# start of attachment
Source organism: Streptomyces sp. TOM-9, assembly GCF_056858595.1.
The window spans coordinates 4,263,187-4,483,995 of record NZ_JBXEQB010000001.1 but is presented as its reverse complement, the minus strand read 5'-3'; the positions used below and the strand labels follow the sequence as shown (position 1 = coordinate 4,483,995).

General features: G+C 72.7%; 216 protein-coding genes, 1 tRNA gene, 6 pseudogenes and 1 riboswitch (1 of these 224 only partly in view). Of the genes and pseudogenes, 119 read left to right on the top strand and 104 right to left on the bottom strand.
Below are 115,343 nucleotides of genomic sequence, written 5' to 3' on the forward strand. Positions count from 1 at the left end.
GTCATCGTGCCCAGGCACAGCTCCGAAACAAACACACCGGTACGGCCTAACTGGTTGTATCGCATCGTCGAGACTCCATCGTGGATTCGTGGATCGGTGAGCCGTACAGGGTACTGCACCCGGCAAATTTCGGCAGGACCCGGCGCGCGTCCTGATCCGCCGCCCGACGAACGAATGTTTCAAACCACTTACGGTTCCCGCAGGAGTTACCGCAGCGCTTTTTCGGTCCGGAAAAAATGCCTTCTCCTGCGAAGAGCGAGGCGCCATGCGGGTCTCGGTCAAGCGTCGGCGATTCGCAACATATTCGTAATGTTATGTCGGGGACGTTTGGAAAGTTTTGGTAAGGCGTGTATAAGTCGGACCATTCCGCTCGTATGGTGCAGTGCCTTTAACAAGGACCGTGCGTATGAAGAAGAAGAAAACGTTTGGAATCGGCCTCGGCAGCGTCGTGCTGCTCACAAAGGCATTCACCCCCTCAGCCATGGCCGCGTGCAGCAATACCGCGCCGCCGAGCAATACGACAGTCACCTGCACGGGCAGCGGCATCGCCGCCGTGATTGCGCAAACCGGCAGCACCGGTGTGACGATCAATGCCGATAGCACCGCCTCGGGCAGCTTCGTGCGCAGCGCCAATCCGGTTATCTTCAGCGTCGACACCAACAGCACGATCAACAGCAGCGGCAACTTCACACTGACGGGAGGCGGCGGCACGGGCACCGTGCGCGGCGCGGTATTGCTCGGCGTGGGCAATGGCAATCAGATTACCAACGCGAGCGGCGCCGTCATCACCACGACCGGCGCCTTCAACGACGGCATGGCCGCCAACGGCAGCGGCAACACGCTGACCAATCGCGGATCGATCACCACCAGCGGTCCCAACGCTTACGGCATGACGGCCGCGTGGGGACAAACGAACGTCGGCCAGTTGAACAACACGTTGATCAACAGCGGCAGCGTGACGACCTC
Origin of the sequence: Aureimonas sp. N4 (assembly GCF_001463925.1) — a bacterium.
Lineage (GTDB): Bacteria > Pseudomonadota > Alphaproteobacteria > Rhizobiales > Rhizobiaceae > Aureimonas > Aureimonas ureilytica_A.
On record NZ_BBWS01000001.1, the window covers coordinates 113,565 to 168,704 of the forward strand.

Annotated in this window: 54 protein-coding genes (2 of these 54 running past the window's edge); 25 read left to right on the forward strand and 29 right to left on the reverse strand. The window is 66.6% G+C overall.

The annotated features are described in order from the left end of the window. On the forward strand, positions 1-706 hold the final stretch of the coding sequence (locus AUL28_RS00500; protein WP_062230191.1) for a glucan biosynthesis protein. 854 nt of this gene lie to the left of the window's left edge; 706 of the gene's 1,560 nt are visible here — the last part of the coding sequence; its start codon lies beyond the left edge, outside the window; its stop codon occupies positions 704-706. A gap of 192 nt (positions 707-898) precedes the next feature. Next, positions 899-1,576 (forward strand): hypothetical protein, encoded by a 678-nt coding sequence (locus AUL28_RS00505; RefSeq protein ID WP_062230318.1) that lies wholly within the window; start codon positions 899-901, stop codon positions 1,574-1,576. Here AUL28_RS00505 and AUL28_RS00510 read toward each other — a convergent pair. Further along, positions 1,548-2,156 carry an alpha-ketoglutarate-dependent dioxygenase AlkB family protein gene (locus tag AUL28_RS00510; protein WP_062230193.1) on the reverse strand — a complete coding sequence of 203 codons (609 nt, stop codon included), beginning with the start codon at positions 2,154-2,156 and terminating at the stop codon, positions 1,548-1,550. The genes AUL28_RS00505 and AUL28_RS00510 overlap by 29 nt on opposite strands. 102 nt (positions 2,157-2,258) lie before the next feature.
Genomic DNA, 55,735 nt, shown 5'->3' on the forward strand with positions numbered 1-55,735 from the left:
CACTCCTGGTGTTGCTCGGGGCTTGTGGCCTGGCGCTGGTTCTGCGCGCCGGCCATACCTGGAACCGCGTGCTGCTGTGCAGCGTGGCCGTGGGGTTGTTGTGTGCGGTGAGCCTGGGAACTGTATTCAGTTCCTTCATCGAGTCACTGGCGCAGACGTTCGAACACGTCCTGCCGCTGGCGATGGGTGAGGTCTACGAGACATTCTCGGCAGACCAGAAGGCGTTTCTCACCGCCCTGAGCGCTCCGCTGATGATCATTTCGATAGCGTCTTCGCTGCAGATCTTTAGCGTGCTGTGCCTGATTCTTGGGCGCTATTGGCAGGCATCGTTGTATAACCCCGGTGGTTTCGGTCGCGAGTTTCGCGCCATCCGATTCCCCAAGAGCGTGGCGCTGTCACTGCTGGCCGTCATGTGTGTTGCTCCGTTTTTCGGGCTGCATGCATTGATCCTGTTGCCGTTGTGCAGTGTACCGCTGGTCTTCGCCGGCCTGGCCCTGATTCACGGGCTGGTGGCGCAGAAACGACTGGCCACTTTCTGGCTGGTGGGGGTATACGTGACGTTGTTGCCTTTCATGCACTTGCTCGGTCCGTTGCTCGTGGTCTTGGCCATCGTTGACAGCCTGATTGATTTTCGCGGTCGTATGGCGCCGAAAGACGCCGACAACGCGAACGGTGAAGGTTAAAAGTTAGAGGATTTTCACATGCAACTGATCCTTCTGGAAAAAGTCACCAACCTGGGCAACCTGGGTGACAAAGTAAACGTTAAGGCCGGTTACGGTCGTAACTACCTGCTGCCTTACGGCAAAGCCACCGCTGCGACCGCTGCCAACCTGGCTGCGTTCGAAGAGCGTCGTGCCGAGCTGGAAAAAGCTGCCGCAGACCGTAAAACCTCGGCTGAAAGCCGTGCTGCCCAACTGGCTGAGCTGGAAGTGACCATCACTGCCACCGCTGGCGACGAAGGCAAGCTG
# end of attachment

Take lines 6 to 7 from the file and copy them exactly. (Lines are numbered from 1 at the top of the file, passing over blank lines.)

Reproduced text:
Origin of the sequence: Aureimonas sp. N4 (assembly GCF_001463925.1) — a bacterium.
Lineage (GTDB): Bacteria > Pseudomonadota > Alphaproteobacteria > Rhizobiales > Rhizobiaceae > Aureimonas > Aureimonas ureilytica_A.